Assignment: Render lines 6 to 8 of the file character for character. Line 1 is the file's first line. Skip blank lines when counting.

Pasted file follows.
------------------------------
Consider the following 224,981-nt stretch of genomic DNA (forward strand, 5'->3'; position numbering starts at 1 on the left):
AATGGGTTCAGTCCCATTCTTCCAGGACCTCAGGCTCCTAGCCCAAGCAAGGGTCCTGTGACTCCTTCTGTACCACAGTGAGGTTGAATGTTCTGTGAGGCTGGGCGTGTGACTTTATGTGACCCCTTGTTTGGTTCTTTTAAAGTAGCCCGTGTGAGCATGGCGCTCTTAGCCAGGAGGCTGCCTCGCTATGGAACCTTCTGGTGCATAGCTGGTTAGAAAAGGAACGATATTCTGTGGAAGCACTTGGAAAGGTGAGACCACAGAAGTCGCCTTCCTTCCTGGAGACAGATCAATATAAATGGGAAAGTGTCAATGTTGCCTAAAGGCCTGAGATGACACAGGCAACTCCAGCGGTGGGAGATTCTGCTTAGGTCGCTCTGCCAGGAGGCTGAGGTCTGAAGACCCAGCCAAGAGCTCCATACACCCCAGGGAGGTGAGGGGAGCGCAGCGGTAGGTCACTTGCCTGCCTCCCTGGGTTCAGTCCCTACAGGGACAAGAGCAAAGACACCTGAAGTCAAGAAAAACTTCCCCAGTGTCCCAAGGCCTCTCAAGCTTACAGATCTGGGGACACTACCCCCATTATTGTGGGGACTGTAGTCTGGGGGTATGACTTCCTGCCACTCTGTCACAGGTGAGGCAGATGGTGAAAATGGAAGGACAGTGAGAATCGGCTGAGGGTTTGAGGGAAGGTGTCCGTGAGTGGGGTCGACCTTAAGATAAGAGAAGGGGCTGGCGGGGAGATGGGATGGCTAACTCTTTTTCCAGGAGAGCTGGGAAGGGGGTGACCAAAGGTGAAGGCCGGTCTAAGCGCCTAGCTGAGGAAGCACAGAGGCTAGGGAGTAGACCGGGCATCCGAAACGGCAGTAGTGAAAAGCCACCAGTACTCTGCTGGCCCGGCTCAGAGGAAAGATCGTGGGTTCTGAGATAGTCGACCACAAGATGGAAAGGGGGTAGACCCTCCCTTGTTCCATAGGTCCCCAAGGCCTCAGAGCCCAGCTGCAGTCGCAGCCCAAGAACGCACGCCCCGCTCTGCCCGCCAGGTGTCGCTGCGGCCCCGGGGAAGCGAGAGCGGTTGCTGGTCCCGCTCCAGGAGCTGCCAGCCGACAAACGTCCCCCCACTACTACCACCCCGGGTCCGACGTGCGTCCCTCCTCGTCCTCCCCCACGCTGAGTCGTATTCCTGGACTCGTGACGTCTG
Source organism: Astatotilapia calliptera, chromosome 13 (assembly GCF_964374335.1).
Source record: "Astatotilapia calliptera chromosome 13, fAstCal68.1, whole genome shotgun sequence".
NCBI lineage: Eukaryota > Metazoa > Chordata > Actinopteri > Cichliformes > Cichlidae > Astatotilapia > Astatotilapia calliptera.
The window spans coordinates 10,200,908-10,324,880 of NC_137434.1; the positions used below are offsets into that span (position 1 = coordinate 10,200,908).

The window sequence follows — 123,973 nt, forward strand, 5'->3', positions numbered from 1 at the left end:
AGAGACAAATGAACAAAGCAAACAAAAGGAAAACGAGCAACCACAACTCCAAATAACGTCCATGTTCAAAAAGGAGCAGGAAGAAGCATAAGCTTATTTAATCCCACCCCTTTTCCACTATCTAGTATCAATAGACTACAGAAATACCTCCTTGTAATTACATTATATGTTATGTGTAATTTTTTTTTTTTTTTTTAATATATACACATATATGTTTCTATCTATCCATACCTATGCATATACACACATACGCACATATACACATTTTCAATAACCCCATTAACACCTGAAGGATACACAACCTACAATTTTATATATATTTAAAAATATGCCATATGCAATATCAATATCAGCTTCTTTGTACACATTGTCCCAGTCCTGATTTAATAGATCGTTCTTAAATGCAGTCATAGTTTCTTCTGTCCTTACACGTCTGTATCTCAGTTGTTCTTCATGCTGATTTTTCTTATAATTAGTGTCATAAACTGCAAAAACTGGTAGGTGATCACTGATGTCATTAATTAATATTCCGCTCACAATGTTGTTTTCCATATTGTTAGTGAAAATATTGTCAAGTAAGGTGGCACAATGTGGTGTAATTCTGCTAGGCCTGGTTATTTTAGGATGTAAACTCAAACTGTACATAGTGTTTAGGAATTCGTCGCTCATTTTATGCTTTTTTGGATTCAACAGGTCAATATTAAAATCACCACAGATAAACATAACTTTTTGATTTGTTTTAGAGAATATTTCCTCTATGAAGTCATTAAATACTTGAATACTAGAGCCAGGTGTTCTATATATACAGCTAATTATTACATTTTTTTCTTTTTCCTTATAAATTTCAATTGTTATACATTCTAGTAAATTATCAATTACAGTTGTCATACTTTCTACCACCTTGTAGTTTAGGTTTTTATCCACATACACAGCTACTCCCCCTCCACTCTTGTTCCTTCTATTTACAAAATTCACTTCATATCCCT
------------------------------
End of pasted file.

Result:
The window spans coordinates 10,200,908-10,324,880 of NC_137434.1; the positions used below are offsets into that span (position 1 = coordinate 10,200,908).

The window sequence follows — 123,973 nt, forward strand, 5'->3', positions numbered from 1 at the left end:
AGAGACAAATGAACAAAGCAAACAAAAGGAAAACGAGCAACCACAACTCCAAATAACGTCCATGTTCAAAAAGGAGCAGGAAGAAGCATAAGCTTATTTAATCCCACCCCTTTTCCACTATCTAGTATCAATAGACTACAGAAATACCTCCTTGTAATTACATTATATGTTATGTGTAATTTTTTTTTTTTTTTTTAATATATACACATATATGTTTCTATCTATCCATACCTATGCATATACACACATACGCACATATACACATTTTCAATAACCCCATTAACACCTGAAGGATACACAACCTACAATTTTATATATATTTAAAAATATGCCATATGCAATATCAATATCAGCTTCTTTGTACACATTGTCCCAGTCCTGATTTAATAGATCGTTCTTAAATGCAGTCATAGTTTCTTCTGTCCTTACACGTCTGTATCTCAGTTGTTCTTCATGCTGATTTTTCTTATAATTAGTGTCATAAACTGCAAAAACTGGTAGGTGATCACTGATGTCATTAATTAATATTCCGCTCACAATGTTGTTTTCCATATTGTTAGTGAAAATATTGTCAAGTAAGGTGGCACAATGTGGTGTAATTCTGCTAGGCCTGGTTATTTTAGGATGTAAACTCAAACTGTACATAGTGTTTAGGAATTCGTCGCTCATTTTATGCTTTTTTGGATTCAACAGGTCAATATTAAAATCACCACAGATAAACATAACTTTTTGATTTGTTTTAGAGAATATTTCCTCTATGAAGTCATTAAATACTTGAATACTAGAGCCAGGTGTTCTATATATACAGCTAATTATTACATTTTTTTCTTTTTCCTTATAAATTTCAATTGTTATACATTCTAGTAAATTATCAATTACAGTTGTCATACTTTCTACCACCTTGTAGTTTAGGTTTTTATCCACATACACAGCTACTCCCCCTCCACTCTTGTTCCTTCTATTTACAAAATTCACTTCATATCCCT